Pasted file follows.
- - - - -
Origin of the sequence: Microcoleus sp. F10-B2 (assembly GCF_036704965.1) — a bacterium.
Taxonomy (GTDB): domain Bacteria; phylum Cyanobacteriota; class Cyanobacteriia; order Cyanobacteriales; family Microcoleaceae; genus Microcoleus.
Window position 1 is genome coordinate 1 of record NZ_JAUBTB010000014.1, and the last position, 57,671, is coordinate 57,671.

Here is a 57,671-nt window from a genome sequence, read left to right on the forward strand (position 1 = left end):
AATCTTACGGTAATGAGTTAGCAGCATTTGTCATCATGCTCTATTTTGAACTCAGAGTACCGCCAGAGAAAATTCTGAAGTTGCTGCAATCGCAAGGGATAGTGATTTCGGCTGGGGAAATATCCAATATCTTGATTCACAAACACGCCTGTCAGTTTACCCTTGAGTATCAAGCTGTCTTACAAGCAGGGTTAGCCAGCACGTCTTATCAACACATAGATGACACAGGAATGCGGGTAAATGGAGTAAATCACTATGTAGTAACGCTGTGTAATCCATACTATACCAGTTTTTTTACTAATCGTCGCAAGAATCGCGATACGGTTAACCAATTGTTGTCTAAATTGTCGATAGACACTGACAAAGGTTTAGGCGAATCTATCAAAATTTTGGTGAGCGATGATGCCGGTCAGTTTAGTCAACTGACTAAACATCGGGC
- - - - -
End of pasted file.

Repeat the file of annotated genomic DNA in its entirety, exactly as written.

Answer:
Origin of the sequence: Microcoleus sp. F10-B2 (assembly GCF_036704965.1) — a bacterium.
Taxonomy (GTDB): domain Bacteria; phylum Cyanobacteriota; class Cyanobacteriia; order Cyanobacteriales; family Microcoleaceae; genus Microcoleus.
Window position 1 is genome coordinate 1 of record NZ_JAUBTB010000014.1, and the last position, 57,671, is coordinate 57,671.

Here is a 57,671-nt window from a genome sequence, read left to right on the forward strand (position 1 = left end):
AATCTTACGGTAATGAGTTAGCAGCATTTGTCATCATGCTCTATTTTGAACTCAGAGTACCGCCAGAGAAAATTCTGAAGTTGCTGCAATCGCAAGGGATAGTGATTTCGGCTGGGGAAATATCCAATATCTTGATTCACAAACACGCCTGTCAGTTTACCCTTGAGTATCAAGCTGTCTTACAAGCAGGGTTAGCCAGCACGTCTTATCAACACATAGATGACACAGGAATGCGGGTAAATGGAGTAAATCACTATGTAGTAACGCTGTGTAATCCATACTATACCAGTTTTTTTACTAATCGTCGCAAGAATCGCGATACGGTTAACCAATTGTTGTCTAAATTGTCGATAGACACTGACAAAGGTTTAGGCGAATCTATCAAAATTTTGGTGAGCGATGATGCCGGTCAGTTTAGTCAACTGACTAAACATCGGGC